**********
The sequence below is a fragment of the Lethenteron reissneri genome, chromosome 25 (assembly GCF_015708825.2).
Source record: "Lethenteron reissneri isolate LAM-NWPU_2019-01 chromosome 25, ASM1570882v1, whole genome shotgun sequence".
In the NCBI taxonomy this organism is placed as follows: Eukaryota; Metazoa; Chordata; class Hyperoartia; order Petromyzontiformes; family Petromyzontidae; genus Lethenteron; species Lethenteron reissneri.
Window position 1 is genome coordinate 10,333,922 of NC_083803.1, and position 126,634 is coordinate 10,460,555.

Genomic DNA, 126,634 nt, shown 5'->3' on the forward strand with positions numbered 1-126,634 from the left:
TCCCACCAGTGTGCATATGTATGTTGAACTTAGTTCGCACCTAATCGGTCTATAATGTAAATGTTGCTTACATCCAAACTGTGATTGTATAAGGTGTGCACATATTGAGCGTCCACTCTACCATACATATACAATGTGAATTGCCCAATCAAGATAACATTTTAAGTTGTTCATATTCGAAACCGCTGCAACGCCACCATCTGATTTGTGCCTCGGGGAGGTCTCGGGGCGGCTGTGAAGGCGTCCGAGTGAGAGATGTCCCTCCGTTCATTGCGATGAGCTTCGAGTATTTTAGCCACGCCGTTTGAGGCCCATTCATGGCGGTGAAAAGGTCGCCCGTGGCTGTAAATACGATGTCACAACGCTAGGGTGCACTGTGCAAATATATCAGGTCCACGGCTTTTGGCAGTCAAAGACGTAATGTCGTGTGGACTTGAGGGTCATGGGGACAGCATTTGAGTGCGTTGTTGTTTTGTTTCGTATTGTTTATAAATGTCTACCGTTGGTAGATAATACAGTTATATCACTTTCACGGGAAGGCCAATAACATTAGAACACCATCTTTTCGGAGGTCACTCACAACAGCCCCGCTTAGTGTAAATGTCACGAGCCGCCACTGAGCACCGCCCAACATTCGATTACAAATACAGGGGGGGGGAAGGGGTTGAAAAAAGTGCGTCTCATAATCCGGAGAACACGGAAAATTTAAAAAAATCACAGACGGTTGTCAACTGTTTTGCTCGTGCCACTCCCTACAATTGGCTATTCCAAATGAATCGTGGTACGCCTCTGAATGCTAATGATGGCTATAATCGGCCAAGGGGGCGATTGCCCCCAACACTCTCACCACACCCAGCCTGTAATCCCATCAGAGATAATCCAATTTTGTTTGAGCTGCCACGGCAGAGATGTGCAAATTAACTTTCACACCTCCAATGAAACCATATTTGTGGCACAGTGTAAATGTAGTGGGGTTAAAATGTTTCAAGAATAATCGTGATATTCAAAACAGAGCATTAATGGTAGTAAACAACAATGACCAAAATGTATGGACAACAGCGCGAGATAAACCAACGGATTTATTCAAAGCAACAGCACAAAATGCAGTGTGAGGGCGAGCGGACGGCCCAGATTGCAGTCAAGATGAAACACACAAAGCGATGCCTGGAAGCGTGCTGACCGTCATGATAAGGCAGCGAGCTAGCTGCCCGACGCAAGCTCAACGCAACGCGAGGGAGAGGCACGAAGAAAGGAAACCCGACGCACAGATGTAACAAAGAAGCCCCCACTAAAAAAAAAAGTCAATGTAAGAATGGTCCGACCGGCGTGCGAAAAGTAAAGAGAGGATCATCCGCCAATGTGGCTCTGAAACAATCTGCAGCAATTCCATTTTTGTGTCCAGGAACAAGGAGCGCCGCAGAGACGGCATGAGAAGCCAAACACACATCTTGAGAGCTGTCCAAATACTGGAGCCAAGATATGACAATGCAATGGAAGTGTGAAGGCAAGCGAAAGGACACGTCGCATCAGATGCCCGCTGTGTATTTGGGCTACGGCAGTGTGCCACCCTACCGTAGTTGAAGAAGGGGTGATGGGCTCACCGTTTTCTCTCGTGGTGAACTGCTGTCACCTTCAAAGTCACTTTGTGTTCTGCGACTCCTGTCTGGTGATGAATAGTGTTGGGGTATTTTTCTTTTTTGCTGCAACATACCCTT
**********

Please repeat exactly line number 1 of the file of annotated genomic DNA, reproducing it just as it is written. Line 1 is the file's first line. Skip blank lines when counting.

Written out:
The sequence below is a fragment of the Lethenteron reissneri genome, chromosome 25 (assembly GCF_015708825.2).